While all the talk swarming around UFC 167 focuses on Georges St-Pierre, Johny Hendricks stands at stage left, poised and ready, just waiting for his cue to step to the center of it all and take for himself that which no one can really give.
If you ask most of the fans, they say the champion is simply too good, smart or athletic to be defeated by a one-trick pony like Hendricks. They will regale you with a foe-by-foe analysis of the victims whom GSP has defeated in the past, using each one to illustrate why Hendricks doesn’t stand a chance.
For the fans, it is as simple as paperwork. It’s not a contest anymore; it’s academic. St-Pierre has managed to take what should be a fight and turn it into a contest of position; his is a probing kind of offense that is meant to offset an opponent’s rhythm while also allowing the champ to dictate the pace.
They say Hendricks doesn’t possess the conditioning needed to go five rounds with the champion. They don't think he can stop St-Pierre's takedowns. They point out that Hendricks has never faced anyone like St-Pierre, and because of this, he will be undone and leave just the way he arrived: empty-handed.
It is no secret what St-Pierre does: He will attempt to stick a stiff jab into Hendricks' face all night long while circling and looking for the takedown. This game plan has served him so well in the past that he has no reason to change anything.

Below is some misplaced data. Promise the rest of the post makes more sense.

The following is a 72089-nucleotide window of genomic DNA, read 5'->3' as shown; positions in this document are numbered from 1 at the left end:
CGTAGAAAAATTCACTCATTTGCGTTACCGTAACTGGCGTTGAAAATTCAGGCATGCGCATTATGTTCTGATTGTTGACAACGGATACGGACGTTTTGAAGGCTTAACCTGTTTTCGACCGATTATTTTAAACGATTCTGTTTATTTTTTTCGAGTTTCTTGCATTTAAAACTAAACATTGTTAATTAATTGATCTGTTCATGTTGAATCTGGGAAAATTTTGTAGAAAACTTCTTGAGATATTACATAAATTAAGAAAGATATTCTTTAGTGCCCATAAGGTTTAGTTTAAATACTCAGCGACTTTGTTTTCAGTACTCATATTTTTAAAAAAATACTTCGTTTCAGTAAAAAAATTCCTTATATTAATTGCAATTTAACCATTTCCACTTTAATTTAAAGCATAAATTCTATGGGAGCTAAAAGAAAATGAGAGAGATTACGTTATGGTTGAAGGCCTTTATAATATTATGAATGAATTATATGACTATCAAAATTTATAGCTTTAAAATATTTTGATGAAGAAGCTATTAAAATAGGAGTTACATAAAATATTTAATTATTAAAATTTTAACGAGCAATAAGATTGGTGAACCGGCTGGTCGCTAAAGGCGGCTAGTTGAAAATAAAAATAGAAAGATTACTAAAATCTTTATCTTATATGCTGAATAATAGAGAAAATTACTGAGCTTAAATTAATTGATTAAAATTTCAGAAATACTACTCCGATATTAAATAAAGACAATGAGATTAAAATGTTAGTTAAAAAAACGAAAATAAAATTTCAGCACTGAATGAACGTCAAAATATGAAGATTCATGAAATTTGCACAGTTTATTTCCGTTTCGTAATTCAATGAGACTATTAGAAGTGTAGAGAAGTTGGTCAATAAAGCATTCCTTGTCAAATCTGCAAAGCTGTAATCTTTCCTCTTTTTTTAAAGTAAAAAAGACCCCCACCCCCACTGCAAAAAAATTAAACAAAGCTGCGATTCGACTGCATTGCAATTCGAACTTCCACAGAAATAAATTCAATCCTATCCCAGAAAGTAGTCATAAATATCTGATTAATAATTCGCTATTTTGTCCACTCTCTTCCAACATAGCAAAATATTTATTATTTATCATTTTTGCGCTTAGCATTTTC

Is it as simple as everyone is saying? Or is there more to it than a matter of history repeating itself?
St-Pierre—ever the kind and humble champion—constantly says that his next opponent is the most dangerous one he has faced. He’s saying the same thing about Hendricks now, but when you look at the men that the champion has turned away, you see a list of very good fighters who in any other organization would be (or have been) champions.
So what does Hendricks bring to the table that is so different?
He stands an inch shorter than the champion and will be at a reach disadvantage of approximately seven inches. He has managed to overcome reach disadvantages in the past but never against anyone with a jab as good as St-Pierre's, so that is going to be a problem.
Also, many of Hendricks' victims have been knocked out early or fought him with little in the way of a game plan. St-Pierre and his trainers are going to be coming in focused and with stratagems designed to take away Hendricks' advantages while maximizing their own.
He may have caught other fighters unaware, but now everyone knows who he is and what he can do. Team GSP has no doubt watched his knockout victories over Jon Fitch and Martin Kampmann hundreds of times. If he was hoping to surprise the champion, that ship has already sailed.
If one thing about St-Pierre makes him so hard to stop, it’s his fear of defeat. In many ways, he is like Floyd Mayweather Jr. Both champions fear no one put in front of them. Instead, they fear the faceless specter of defeat. That is what makes them train so hard, and that is why they never stray from their game plans.
But no two men are alike—it is never as easy as history would have us believe.